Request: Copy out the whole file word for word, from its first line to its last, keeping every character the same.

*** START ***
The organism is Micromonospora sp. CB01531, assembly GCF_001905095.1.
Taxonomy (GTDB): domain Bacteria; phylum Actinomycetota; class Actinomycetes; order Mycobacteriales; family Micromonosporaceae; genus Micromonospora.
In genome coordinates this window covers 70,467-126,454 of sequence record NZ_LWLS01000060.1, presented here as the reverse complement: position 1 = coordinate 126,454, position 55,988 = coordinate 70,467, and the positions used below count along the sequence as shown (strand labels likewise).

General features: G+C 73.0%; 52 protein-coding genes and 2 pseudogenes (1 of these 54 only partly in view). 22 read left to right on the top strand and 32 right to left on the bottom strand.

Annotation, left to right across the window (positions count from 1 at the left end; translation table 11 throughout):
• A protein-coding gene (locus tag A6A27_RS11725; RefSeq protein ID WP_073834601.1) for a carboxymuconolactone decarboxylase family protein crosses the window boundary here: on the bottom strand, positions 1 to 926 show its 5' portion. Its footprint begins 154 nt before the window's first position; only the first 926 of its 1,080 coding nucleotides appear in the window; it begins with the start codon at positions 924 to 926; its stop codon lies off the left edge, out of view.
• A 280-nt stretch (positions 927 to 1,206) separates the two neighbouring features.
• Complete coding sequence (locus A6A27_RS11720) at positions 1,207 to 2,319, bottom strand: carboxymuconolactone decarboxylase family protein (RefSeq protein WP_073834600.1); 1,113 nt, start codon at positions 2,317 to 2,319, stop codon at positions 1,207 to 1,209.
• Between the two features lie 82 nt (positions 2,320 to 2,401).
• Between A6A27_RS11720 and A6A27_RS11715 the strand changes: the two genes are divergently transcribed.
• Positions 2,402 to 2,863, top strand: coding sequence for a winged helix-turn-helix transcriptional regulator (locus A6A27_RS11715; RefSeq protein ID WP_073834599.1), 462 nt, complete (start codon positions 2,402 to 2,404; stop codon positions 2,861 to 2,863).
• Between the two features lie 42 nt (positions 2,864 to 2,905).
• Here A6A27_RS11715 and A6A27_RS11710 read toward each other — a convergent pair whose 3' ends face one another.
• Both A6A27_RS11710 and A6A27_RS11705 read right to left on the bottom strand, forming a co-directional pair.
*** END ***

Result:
The organism is Micromonospora sp. CB01531, assembly GCF_001905095.1.
Taxonomy (GTDB): domain Bacteria; phylum Actinomycetota; class Actinomycetes; order Mycobacteriales; family Micromonosporaceae; genus Micromonospora.
In genome coordinates this window covers 70,467-126,454 of sequence record NZ_LWLS01000060.1, presented here as the reverse complement: position 1 = coordinate 126,454, position 55,988 = coordinate 70,467, and the positions used below count along the sequence as shown (strand labels likewise).

General features: G+C 73.0%; 52 protein-coding genes and 2 pseudogenes (1 of these 54 only partly in view). 22 read left to right on the top strand and 32 right to left on the bottom strand.

Annotation, left to right across the window (positions count from 1 at the left end; translation table 11 throughout):
• A protein-coding gene (locus tag A6A27_RS11725; RefSeq protein ID WP_073834601.1) for a carboxymuconolactone decarboxylase family protein crosses the window boundary here: on the bottom strand, positions 1 to 926 show its 5' portion. Its footprint begins 154 nt before the window's first position; only the first 926 of its 1,080 coding nucleotides appear in the window; it begins with the start codon at positions 924 to 926; its stop codon lies off the left edge, out of view.
• A 280-nt stretch (positions 927 to 1,206) separates the two neighbouring features.
• Complete coding sequence (locus A6A27_RS11720) at positions 1,207 to 2,319, bottom strand: carboxymuconolactone decarboxylase family protein (RefSeq protein WP_073834600.1); 1,113 nt, start codon at positions 2,317 to 2,319, stop codon at positions 1,207 to 1,209.
• Between the two features lie 82 nt (positions 2,320 to 2,401).
• Between A6A27_RS11720 and A6A27_RS11715 the strand changes: the two genes are divergently transcribed.
• Positions 2,402 to 2,863, top strand: coding sequence for a winged helix-turn-helix transcriptional regulator (locus A6A27_RS11715; RefSeq protein ID WP_073834599.1), 462 nt, complete (start codon positions 2,402 to 2,404; stop codon positions 2,861 to 2,863).
• Between the two features lie 42 nt (positions 2,864 to 2,905).
• Here A6A27_RS11715 and A6A27_RS11710 read toward each other — a convergent pair whose 3' ends face one another.
• Both A6A27_RS11710 and A6A27_RS11705 read right to left on the bottom strand, forming a co-directional pair.